The debate over the creation of theatre commands has got a tad intense and unsavoury with statements of the Chief of Defence Staff and Chief of Air Staff during a webinar. Some retired veterans have jumped into the bandwagon with their long-held and predetermined ideas, not necessarily based on a rational and matured thought process. What is interesting is that one of the senior veterans has suggested constructive and greater deliberations and even questioned the comprehension and strategic wisdom of a senior functionary closely associated with the issue for years.
Indeed, these deliberations have been ongoing for nearly two decades now and have been stalled on each occasion because of our service-specific parochialism rather than long-term national security requirements. It is not that the Armed Forces have not performed when called upon in any contingency the point is how they can do it better and in sync with emerging security threats.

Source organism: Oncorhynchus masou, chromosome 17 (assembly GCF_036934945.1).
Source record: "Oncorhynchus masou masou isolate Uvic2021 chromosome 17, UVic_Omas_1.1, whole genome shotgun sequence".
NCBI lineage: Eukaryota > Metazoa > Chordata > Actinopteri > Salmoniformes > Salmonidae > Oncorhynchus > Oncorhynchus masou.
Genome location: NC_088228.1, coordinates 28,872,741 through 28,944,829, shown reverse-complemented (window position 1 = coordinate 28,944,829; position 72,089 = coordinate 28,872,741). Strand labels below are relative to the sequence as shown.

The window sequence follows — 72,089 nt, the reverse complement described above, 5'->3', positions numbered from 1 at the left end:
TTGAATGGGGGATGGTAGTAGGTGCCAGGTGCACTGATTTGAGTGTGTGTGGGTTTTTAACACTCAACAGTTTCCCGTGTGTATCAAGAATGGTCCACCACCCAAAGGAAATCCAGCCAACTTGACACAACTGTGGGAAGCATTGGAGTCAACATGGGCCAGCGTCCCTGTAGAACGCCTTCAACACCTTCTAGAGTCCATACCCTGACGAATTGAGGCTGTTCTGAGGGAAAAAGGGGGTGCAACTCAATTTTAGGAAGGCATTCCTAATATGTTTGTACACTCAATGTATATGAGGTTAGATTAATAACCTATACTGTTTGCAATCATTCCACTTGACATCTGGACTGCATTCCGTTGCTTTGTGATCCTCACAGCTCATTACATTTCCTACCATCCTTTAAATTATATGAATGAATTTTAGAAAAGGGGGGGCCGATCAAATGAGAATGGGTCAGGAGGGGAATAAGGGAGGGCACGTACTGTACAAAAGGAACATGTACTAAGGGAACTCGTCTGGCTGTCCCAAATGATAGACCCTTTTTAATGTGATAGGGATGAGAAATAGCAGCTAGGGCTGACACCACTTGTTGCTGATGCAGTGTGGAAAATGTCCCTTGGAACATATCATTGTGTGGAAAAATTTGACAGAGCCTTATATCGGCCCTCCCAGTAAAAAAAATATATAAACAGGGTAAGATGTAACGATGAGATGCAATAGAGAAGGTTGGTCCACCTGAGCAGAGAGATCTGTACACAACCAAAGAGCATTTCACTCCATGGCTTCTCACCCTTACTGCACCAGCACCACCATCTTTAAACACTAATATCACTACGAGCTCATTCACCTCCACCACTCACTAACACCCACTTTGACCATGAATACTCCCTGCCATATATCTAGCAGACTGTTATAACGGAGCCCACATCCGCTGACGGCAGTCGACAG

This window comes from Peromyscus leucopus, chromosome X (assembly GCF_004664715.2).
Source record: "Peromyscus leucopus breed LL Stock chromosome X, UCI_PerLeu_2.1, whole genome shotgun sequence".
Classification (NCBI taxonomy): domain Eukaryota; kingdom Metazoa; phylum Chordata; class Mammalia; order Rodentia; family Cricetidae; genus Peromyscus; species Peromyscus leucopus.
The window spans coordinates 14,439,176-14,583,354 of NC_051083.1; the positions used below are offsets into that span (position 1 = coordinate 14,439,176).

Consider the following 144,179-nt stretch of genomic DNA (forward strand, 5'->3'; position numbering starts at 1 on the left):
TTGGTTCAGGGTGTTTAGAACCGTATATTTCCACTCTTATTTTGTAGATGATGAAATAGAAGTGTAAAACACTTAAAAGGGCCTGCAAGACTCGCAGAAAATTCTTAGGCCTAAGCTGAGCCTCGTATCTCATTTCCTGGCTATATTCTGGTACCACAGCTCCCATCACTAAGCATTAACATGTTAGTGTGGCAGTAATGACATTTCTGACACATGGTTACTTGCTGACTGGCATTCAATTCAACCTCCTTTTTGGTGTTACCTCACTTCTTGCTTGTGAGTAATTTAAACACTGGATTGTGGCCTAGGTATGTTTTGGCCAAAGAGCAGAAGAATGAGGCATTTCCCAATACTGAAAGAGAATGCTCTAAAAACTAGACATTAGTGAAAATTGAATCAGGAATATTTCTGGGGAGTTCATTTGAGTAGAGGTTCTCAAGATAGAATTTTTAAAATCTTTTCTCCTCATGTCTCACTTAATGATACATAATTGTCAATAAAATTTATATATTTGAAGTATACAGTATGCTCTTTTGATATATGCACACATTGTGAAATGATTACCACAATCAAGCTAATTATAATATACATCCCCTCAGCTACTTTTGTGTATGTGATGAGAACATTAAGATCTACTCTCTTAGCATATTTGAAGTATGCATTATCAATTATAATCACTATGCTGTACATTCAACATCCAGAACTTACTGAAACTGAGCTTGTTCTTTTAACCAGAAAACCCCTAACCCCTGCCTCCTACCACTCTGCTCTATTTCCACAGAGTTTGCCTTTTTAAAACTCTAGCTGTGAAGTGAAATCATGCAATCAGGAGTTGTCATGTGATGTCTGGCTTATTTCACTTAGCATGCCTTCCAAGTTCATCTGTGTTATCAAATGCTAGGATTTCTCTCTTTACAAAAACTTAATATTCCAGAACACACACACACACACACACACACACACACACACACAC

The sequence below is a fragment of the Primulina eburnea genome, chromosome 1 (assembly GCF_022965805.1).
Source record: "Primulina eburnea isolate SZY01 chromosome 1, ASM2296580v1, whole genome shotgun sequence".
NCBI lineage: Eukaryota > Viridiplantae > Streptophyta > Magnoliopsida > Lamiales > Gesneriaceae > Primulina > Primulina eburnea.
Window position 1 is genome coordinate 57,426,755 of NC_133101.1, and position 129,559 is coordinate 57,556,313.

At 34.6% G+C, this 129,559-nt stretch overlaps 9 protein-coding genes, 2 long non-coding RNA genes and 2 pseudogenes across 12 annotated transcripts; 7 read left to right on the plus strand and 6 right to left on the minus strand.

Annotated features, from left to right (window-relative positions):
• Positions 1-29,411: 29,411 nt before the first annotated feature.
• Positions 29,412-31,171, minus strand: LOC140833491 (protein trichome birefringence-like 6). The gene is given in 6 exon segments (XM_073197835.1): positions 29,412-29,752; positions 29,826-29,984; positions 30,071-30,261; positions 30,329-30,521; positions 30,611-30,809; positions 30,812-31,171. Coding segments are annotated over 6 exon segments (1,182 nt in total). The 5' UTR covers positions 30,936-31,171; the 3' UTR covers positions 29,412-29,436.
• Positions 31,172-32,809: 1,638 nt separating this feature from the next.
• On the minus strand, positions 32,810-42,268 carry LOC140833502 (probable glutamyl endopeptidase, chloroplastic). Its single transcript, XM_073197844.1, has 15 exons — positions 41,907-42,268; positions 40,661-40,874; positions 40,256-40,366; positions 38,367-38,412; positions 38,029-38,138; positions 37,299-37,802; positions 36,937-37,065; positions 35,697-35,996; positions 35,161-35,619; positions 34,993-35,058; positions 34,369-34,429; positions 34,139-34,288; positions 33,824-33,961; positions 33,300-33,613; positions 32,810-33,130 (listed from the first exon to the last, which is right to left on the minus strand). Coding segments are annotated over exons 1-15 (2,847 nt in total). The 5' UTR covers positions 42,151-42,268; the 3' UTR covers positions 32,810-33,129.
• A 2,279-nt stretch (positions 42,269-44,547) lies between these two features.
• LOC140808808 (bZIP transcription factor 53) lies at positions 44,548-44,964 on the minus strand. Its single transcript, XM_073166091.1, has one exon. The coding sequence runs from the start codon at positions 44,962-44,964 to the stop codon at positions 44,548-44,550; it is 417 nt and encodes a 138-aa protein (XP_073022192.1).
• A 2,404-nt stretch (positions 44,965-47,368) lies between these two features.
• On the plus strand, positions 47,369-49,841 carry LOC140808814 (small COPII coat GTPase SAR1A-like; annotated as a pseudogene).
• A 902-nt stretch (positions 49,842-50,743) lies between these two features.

What needs to be understood is that it is the Nation and not any single service or for that matter only the Armed Forces that go to war. It is thus imperative that all elements of national power that are involved in facilitating or prosecuting the war in its entirety, are integrated. The first step in this process is the three services; Army, Navy and Air Force. No service can be termed as superior or secondary to the other.
Depending on the type of operation, a particular service may play a predominant role in that operation. While not intending to comment on the contestation of whether Air Force is a supporting service or not, being a supporting arm or service does not mean its contribution to mission accomplishment is any less.
It is after the Kargil conflict that the Artillery came to be known as God of War, and rightly so for the defining role it played in the capture of objectives. Often operational plans would have to modify based on the support that can be provided by the supporting arm/ service. Examples of Balakote and Surgical strikes as conflict options could be extremely misleading.